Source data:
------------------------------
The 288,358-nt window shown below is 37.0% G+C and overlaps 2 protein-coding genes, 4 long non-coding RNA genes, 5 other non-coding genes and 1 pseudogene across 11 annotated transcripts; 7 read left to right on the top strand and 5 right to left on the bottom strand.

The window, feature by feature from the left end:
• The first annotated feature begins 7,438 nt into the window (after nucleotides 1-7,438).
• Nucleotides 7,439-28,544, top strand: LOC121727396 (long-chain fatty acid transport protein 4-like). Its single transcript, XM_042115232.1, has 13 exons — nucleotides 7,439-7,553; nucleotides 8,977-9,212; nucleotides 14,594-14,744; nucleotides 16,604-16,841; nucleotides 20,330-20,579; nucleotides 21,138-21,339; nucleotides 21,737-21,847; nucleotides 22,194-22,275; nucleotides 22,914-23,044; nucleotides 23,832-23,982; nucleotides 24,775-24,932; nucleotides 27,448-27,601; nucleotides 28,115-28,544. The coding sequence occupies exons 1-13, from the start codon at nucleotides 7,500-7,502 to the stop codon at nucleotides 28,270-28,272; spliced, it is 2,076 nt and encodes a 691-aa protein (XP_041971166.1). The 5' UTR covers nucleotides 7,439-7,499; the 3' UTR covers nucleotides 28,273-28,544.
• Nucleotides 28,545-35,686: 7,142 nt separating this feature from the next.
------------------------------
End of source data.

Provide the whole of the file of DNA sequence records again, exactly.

The 288,358-nt window shown below is 37.0% G+C and overlaps 2 protein-coding genes, 4 long non-coding RNA genes, 5 other non-coding genes and 1 pseudogene across 11 annotated transcripts; 7 read left to right on the top strand and 5 right to left on the bottom strand.

The window, feature by feature from the left end:
• The first annotated feature begins 7,438 nt into the window (after nucleotides 1-7,438).
• Nucleotides 7,439-28,544, top strand: LOC121727396 (long-chain fatty acid transport protein 4-like). Its single transcript, XM_042115232.1, has 13 exons — nucleotides 7,439-7,553; nucleotides 8,977-9,212; nucleotides 14,594-14,744; nucleotides 16,604-16,841; nucleotides 20,330-20,579; nucleotides 21,138-21,339; nucleotides 21,737-21,847; nucleotides 22,194-22,275; nucleotides 22,914-23,044; nucleotides 23,832-23,982; nucleotides 24,775-24,932; nucleotides 27,448-27,601; nucleotides 28,115-28,544. The coding sequence occupies exons 1-13, from the start codon at nucleotides 7,500-7,502 to the stop codon at nucleotides 28,270-28,272; spliced, it is 2,076 nt and encodes a 691-aa protein (XP_041971166.1). The 5' UTR covers nucleotides 7,439-7,499; the 3' UTR covers nucleotides 28,273-28,544.
• Nucleotides 28,545-35,686: 7,142 nt separating this feature from the next.